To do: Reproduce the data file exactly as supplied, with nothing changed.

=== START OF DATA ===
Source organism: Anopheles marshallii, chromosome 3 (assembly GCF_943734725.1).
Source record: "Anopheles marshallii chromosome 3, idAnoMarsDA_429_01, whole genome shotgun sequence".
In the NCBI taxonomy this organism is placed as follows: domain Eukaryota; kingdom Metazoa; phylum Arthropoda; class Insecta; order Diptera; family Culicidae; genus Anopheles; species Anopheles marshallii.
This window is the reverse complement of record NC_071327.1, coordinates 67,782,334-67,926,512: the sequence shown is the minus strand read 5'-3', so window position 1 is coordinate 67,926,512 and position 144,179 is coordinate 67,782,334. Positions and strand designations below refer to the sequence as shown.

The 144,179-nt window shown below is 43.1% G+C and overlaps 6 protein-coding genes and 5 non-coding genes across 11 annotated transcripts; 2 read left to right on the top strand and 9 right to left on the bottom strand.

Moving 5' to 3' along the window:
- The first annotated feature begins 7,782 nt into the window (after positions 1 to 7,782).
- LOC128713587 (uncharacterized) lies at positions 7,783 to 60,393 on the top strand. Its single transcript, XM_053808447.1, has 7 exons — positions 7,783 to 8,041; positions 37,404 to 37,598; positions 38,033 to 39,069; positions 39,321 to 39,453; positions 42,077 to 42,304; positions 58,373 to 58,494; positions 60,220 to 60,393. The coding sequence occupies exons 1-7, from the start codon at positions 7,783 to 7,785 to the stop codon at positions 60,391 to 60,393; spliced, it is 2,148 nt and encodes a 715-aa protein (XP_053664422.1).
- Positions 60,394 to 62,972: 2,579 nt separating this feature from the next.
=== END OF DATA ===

Source organism: Anopheles marshallii, chromosome 3 (assembly GCF_943734725.1).
Source record: "Anopheles marshallii chromosome 3, idAnoMarsDA_429_01, whole genome shotgun sequence".
In the NCBI taxonomy this organism is placed as follows: domain Eukaryota; kingdom Metazoa; phylum Arthropoda; class Insecta; order Diptera; family Culicidae; genus Anopheles; species Anopheles marshallii.
This window is the reverse complement of record NC_071327.1, coordinates 67,782,334-67,926,512: the sequence shown is the minus strand read 5'-3', so window position 1 is coordinate 67,926,512 and position 144,179 is coordinate 67,782,334. Positions and strand designations below refer to the sequence as shown.

The 144,179-nt window shown below is 43.1% G+C and overlaps 6 protein-coding genes and 5 non-coding genes across 11 annotated transcripts; 2 read left to right on the top strand and 9 right to left on the bottom strand.

Moving 5' to 3' along the window:
- The first annotated feature begins 7,782 nt into the window (after positions 1 to 7,782).
- LOC128713587 (uncharacterized) lies at positions 7,783 to 60,393 on the top strand. Its single transcript, XM_053808447.1, has 7 exons — positions 7,783 to 8,041; positions 37,404 to 37,598; positions 38,033 to 39,069; positions 39,321 to 39,453; positions 42,077 to 42,304; positions 58,373 to 58,494; positions 60,220 to 60,393. The coding sequence occupies exons 1-7, from the start codon at positions 7,783 to 7,785 to the stop codon at positions 60,391 to 60,393; spliced, it is 2,148 nt and encodes a 715-aa protein (XP_053664422.1).
- Positions 60,394 to 62,972: 2,579 nt separating this feature from the next.